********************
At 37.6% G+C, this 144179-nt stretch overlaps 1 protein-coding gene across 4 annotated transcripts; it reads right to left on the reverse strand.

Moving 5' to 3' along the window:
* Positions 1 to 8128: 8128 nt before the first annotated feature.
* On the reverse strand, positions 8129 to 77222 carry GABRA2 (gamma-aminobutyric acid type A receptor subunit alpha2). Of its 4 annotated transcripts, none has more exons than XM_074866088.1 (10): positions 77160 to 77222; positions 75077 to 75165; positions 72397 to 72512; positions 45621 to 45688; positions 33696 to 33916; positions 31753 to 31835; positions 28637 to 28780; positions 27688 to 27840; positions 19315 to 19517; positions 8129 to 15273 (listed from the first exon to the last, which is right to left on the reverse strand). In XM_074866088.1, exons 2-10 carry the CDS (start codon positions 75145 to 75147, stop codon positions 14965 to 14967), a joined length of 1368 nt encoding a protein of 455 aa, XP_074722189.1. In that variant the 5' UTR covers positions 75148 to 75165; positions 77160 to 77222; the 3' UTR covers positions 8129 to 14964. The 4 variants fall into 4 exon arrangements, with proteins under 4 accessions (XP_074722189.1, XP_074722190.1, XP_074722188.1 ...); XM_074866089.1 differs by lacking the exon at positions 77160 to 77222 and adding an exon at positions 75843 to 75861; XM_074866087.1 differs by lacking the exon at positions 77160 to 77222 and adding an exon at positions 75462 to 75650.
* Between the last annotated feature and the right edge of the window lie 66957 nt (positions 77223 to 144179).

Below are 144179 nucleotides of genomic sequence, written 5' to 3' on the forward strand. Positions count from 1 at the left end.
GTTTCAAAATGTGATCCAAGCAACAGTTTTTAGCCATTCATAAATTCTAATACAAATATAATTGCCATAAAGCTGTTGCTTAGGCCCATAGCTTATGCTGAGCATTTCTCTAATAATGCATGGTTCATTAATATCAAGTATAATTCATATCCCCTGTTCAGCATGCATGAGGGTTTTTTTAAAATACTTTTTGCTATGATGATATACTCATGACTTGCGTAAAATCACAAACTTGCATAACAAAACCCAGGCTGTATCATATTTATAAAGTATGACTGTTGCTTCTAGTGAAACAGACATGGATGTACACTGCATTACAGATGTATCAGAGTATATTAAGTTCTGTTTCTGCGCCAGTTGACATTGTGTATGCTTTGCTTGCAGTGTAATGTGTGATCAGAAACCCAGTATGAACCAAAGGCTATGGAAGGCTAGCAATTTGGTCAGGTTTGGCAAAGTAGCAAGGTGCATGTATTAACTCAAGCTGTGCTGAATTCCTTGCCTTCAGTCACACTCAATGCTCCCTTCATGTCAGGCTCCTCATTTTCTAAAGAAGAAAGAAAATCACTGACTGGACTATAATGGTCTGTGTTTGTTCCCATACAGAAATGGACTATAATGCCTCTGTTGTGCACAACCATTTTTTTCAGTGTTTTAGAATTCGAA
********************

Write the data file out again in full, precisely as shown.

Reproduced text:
At 37.6% G+C, this 144179-nt stretch overlaps 1 protein-coding gene across 4 annotated transcripts; it reads right to left on the reverse strand.

Moving 5' to 3' along the window:
* Positions 1 to 8128: 8128 nt before the first annotated feature.
* On the reverse strand, positions 8129 to 77222 carry GABRA2 (gamma-aminobutyric acid type A receptor subunit alpha2). Of its 4 annotated transcripts, none has more exons than XM_074866088.1 (10): positions 77160 to 77222; positions 75077 to 75165; positions 72397 to 72512; positions 45621 to 45688; positions 33696 to 33916; positions 31753 to 31835; positions 28637 to 28780; positions 27688 to 27840; positions 19315 to 19517; positions 8129 to 15273 (listed from the first exon to the last, which is right to left on the reverse strand). In XM_074866088.1, exons 2-10 carry the CDS (start codon positions 75145 to 75147, stop codon positions 14965 to 14967), a joined length of 1368 nt encoding a protein of 455 aa, XP_074722189.1. In that variant the 5' UTR covers positions 75148 to 75165; positions 77160 to 77222; the 3' UTR covers positions 8129 to 14964. The 4 variants fall into 4 exon arrangements, with proteins under 4 accessions (XP_074722189.1, XP_074722190.1, XP_074722188.1 ...); XM_074866089.1 differs by lacking the exon at positions 77160 to 77222 and adding an exon at positions 75843 to 75861; XM_074866087.1 differs by lacking the exon at positions 77160 to 77222 and adding an exon at positions 75462 to 75650.
* Between the last annotated feature and the right edge of the window lie 66957 nt (positions 77223 to 144179).

Below are 144179 nucleotides of genomic sequence, written 5' to 3' on the forward strand. Positions count from 1 at the left end.
GTTTCAAAATGTGATCCAAGCAACAGTTTTTAGCCATTCATAAATTCTAATACAAATATAATTGCCATAAAGCTGTTGCTTAGGCCCATAGCTTATGCTGAGCATTTCTCTAATAATGCATGGTTCATTAATATCAAGTATAATTCATATCCCCTGTTCAGCATGCATGAGGGTTTTTTTAAAATACTTTTTGCTATGATGATATACTCATGACTTGCGTAAAATCACAAACTTGCATAACAAAACCCAGGCTGTATCATATTTATAAAGTATGACTGTTGCTTCTAGTGAAACAGACATGGATGTACACTGCATTACAGATGTATCAGAGTATATTAAGTTCTGTTTCTGCGCCAGTTGACATTGTGTATGCTTTGCTTGCAGTGTAATGTGTGATCAGAAACCCAGTATGAACCAAAGGCTATGGAAGGCTAGCAATTTGGTCAGGTTTGGCAAAGTAGCAAGGTGCATGTATTAACTCAAGCTGTGCTGAATTCCTTGCCTTCAGTCACACTCAATGCTCCCTTCATGTCAGGCTCCTCATTTTCTAAAGAAGAAAGAAAATCACTGACTGGACTATAATGGTCTGTGTTTGTTCCCATACAGAAATGGACTATAATGCCTCTGTTGTGCACAACCATTTTTTTCAGTGTTTTAGAATTCGAA